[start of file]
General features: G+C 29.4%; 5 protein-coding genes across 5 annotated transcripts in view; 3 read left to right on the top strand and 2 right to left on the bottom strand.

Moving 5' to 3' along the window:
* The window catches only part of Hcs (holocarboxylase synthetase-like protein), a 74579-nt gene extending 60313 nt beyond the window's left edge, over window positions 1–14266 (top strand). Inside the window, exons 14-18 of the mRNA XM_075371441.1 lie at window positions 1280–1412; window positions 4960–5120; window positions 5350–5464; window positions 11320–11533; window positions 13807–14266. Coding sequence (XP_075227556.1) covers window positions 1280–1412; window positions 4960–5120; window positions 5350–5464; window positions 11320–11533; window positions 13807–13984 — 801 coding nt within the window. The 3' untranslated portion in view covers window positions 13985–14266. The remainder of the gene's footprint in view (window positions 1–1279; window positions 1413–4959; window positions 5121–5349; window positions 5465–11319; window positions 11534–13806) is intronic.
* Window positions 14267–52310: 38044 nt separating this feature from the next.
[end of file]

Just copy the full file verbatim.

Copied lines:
General features: G+C 29.4%; 5 protein-coding genes across 5 annotated transcripts in view; 3 read left to right on the top strand and 2 right to left on the bottom strand.

Moving 5' to 3' along the window:
* The window catches only part of Hcs (holocarboxylase synthetase-like protein), a 74579-nt gene extending 60313 nt beyond the window's left edge, over window positions 1–14266 (top strand). Inside the window, exons 14-18 of the mRNA XM_075371441.1 lie at window positions 1280–1412; window positions 4960–5120; window positions 5350–5464; window positions 11320–11533; window positions 13807–14266. Coding sequence (XP_075227556.1) covers window positions 1280–1412; window positions 4960–5120; window positions 5350–5464; window positions 11320–11533; window positions 13807–13984 — 801 coding nt within the window. The 3' untranslated portion in view covers window positions 13985–14266. The remainder of the gene's footprint in view (window positions 1–1279; window positions 1413–4959; window positions 5121–5349; window positions 5465–11319; window positions 11534–13806) is intronic.
* Window positions 14267–52310: 38044 nt separating this feature from the next.